Vice President-elect Kamala Harris issued a greeting “to everyone who is celebrating” Kwanzaa on Saturday, recalling her family’s celebration of the holiday as “one of my favorite childhood memories.”

Harris was born in 1964; Kwanzaa was created in 1966 by activist and academic Maulana Karenga, who was later imprisoned for torturing two women that he believed were trying to poison him.

A recent New York Times profile of Harris’s father, Stanford economics professor emeritus Donald Harris, noted that he and Harris’s mother met as part of a circle of political activists at the University of California Berkeley that helped popularize the new holiday: “Members of the study group that drew them together in 1962, known as the Afro American Association, would help build the discipline of Black studies, introduce the holiday of Kwanzaa and establish the Black Panther Party.”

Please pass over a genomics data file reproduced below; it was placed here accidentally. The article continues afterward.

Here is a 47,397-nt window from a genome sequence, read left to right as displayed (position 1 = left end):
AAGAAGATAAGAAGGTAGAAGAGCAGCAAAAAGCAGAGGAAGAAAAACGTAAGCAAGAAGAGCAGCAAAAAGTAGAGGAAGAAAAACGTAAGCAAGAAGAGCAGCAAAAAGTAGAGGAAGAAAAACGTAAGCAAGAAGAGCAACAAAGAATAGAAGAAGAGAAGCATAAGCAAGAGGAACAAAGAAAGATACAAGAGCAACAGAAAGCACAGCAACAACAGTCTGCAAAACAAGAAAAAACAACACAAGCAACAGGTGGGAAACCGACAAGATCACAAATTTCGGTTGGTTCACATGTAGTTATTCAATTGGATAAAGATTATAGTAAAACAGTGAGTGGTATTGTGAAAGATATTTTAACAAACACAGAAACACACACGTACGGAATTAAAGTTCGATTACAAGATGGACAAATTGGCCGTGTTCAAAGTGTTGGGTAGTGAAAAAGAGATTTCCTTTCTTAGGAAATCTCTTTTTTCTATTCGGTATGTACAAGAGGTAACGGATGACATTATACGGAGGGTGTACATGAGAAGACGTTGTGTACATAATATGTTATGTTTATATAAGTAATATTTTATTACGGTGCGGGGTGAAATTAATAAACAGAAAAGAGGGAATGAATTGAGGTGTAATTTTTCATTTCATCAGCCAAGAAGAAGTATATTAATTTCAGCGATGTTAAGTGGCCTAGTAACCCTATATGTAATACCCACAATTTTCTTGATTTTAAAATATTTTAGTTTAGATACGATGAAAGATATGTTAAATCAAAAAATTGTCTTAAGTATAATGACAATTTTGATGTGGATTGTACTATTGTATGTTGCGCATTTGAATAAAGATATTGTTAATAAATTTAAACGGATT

In her message, Harris said that her family used to gather around, “across multiple generations,” and discuss the “seven principles,” especially “the one about self-determination, Kujichagulia.”

Critics often describe Kwanzaa as a “fake” holiday. Even some on the left have trouble with the holiday, noting Karenga’s past activities to oppose the Black Panther movement through a rival organization allegedly backed by the FBI.

President Donald Trump has also issued Kwanzaa greetings over the years, and has displayed a seven-branched Kwanzaa candelabrum, known as a Kinara, at the White House.